With diabetes and obesity statistics at epidemic proportions, it’s no wonder that most Americans are reassessing their relationship to sugar. Countless studies indicate that our increased consumption of refined sugar and high fructose corn syrup have contributed to a host of health problems, many never experienced by humans until our modern times. “Natural” sugars and sugar alternatives are popping up everywhere these days, but, as with anything else, not all sweeteners are created equal. Some sweeteners are better suited for certain foods and methods of preparation than others. Some “natural” sweeteners are not necessarily as healthy as they claim. Here is a guide to navigating the aisles of refined sugar alternatives:
Raw Honey: Honey that has not been heated to temperatures greater than 117 degrees is considered raw. Raw honey contains high levels of amylases, enzymes that digest carbohydrates. For this reason it is the perfect sweetener for whole grain cereals, porridges and toast. Glucose tolerance tests indicate that, for most people, honey does not upset blood sugar levels as severely as refined sugar. Raw honey has traditionally been used as a medicine since ancient times. It has therapeutic applications for relieving morning sickness, bladder infections, arthritis, digestive issues, bad breath, infertility, sore throats and migraines (just to name a few). Due to its low water content, it establishes a poor environment for bad bacteria to grow, making it a great natural preservative. Raw honey loses most of its medicinal qualities when heated, so it is best used in raw recipes, and low heat foods.
Maple Syrup: The concentrated sap of huge, deciduous trees, maple syrup is rich in trace minerals, brought up from the ground by the tree’s roots. It adds a wonderful flavor to most baked goods. There is a huge difference between organic and inorganic maple syrup! Many commercial maple syrups are really just maple flavored high fructose corn syrup. Even worse, maple syrups that are not certified organic may have been processed with formaldehyde. YUCK! Make sure to choose certified organic maple syrup.
Rapadura: Rapadura is the commercial name for dehydrated cane sugar juice, which has been used in India for thousands of years. It is rich in minerals, such as silica. Its taste is very similar to table sugar, and it can be used in baking in the same way. Large amounts of Rapadura can upset blood sugar levels, so it is best used in moderation; it may not be suitable for diabetics.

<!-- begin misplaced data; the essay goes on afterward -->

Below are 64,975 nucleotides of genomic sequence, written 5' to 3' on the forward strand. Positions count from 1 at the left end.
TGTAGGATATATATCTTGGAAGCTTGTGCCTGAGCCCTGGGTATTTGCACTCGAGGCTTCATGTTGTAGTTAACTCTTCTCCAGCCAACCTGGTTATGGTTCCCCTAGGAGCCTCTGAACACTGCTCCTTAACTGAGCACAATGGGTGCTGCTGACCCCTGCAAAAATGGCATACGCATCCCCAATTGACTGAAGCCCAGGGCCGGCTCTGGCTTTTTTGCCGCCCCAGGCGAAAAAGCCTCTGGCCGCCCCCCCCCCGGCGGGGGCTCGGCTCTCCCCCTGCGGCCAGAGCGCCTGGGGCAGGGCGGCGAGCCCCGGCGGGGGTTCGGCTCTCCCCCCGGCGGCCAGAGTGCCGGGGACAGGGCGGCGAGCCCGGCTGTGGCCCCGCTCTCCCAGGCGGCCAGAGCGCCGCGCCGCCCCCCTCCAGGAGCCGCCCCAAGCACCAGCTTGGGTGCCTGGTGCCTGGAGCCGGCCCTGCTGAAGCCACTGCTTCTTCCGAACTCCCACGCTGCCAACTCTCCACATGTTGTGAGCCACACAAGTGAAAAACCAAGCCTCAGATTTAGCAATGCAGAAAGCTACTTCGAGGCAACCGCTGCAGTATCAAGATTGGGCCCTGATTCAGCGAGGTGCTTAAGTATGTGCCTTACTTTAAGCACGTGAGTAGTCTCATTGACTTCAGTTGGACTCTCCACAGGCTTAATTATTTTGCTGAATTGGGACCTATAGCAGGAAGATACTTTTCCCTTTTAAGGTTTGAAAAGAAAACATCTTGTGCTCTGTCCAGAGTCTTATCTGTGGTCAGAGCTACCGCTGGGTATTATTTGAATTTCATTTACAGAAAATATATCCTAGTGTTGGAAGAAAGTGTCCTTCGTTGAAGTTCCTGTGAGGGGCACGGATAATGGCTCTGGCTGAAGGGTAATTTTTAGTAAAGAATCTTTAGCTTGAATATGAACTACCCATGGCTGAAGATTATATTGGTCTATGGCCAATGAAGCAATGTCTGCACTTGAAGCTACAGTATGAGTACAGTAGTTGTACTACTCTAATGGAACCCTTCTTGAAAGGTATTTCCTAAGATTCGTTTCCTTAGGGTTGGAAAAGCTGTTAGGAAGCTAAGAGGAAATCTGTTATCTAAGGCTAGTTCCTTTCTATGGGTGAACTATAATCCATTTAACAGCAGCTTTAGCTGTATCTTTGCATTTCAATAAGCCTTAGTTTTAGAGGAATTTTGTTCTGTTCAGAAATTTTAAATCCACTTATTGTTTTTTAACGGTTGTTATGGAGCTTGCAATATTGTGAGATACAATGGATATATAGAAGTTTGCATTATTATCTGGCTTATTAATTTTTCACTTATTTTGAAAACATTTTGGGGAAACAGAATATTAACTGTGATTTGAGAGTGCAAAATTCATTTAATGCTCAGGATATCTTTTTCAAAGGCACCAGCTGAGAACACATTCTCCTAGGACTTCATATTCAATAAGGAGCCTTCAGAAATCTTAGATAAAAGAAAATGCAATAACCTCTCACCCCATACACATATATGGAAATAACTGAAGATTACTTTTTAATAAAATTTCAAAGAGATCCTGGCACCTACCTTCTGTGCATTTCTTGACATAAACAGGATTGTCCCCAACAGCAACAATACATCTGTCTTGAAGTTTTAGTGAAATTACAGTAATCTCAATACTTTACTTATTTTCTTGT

Stevia: Stevia is a traditional South American medicinal herb. It can be found in the form of a powdered leaf from the plant, or a water-extracted liquid. Stevia is another sweetener that doubles as a medicine. Recent research indicates that it does not raise the blood sugar level, it may even lower it! Studies also reveal that it may be therapeutic for candida, when most sweeteners are known to aggravate the condition. A little stevia goes a long way! Just a pinch is equal in sweetness to a tablespoon of sugar. It is not well suited for most baking recipes. Stevia is an excellent medicinal sweetener when added to herbal teas, salad dressings, smoothies and raw desserts. Alcohol extracted stevia, and refined “white” stevia are not as beneficial. Unrefined stevia is dark green in color.
Agave nectar: Despite what the fancy bottle might say, Agave Nectar’s claims of being a “raw” health food are greatly exaggerated. For one thing, agave syrup is highly processed. The liquid of the plant is boiled and reduced for several days at high temperatures in order to manufacture the syrup. This inhibits the enzymatic activity present in living foods, thus agave syrup cannot be considered raw. Recent nutrition studies show that Agave syrup has a 90 percent concentration of fructose, the remaining 10 percent glucose. High fructose corn syrup only contains 55 percent fructose, to put things in perspective. Research suggests that fructose actually promotes disease more readily than glucose, and is especially taxing on the liver.
“Raw” or “Natural” Sugar, Turbinado, Sucanat Sugar or Florida Crystals: These are all refined sugars, devoid of any nutritional value. Don’t be fooled!
Coconut or palm sugar: Coconut sugar, also known as “palm sugar,” looks a lot like brown sugar and has a subtle caramel flavor. Derived from the nectar of the palm blossoms, this palm sugar has a long heritage in East Asian medicine and cuisine. It is mineral rich, containing nitrogen, phosphorus, potassium, magnesium and sulfur. It can be used in place of sugar in any baking recipe and has a low glycemic index of 35. The Food and Agriculture Organization reports that coconut sugar is the single most sustainable type of sweetener in the world. Tropical palms are ecologically beneficial, and produce 50-75 percent more sugar per acre than cane sugar. They have been shown to build soil, regenerate ecosystems and require little water. Coconut palm sugar can be tapped without harming the tree itself for over 70 years! Ninety eight percent of the palm sugar industry is made up of small holder owned companies, as opposed to less than five percent small holder ownership for sugar cane.
The old adage “let thy food be thy medicine, and thy medicine be thy food” can even be applied to sweet foods. Choose your sweeteners wisely and you will be able to have that cake, eat it, and feel good too!
1. Fallon, Sally. Nourishing Traditions, Revised second edition. New Trends Publishing, Washington DC, 1999.
2. Cousens, Gabriel. There is a Cure for Diabetes. North Atlantic Books, Berkely, 2008.